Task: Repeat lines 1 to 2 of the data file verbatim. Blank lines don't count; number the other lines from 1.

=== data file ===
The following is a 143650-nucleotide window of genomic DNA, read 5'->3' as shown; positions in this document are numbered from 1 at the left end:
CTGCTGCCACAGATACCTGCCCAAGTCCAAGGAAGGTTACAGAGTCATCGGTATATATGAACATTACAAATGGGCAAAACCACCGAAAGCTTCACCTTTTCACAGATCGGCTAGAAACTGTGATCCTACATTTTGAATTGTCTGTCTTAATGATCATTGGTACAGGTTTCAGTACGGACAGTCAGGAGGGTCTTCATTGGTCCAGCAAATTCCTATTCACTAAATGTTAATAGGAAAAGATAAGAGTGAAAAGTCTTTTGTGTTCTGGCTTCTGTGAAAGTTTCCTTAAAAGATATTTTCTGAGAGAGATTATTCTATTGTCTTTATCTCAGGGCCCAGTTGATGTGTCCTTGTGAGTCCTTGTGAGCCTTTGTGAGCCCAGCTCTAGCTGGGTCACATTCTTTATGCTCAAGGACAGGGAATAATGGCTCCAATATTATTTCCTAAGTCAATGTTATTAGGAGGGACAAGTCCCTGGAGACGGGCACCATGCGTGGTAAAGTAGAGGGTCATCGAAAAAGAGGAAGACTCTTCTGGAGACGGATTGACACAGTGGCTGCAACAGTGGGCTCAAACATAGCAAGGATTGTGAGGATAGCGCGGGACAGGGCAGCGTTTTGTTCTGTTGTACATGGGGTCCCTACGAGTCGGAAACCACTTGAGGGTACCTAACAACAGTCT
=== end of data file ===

The following is a 143650-nucleotide window of genomic DNA, read 5'->3' as shown; positions in this document are numbered from 1 at the left end:
CTGCTGCCACAGATACCTGCCCAAGTCCAAGGAAGGTTACAGAGTCATCGGTATATATGAACATTACAAATGGGCAAAACCACCGAAAGCTTCACCTTTTCACAGATCGGCTAGAAACTGTGATCCTACATTTTGAATTGTCTGTCTTAATGATCATTGGTACAGGTTTCAGTACGGACAGTCAGGAGGGTCTTCATTGGTCCAGCAAATTCCTATTCACTAAATGTTAATAGGAAAAGATAAGAGTGAAAAGTCTTTTGTGTTCTGGCTTCTGTGAAAGTTTCCTTAAAAGATATTTTCTGAGAGAGATTATTCTATTGTCTTTATCTCAGGGCCCAGTTGATGTGTCCTTGTGAGTCCTTGTGAGCCTTTGTGAGCCCAGCTCTAGCTGGGTCACATTCTTTATGCTCAAGGACAGGGAATAATGGCTCCAATATTATTTCCTAAGTCAATGTTATTAGGAGGGACAAGTCCCTGGAGACGGGCACCATGCGTGGTAAAGTAGAGGGTCATCGAAAAAGAGGAAGACTCTTCTGGAGACGGATTGACACAGTGGCTGCAACAGTGGGCTCAAACATAGCAAGGATTGTGAGGATAGCGCGGGACAGGGCAGCGTTTTGTTCTGTTGTACATGGGGTCCCTACGAGTCGGAAACCACTTGAGGGTACCTAACAACAGTCT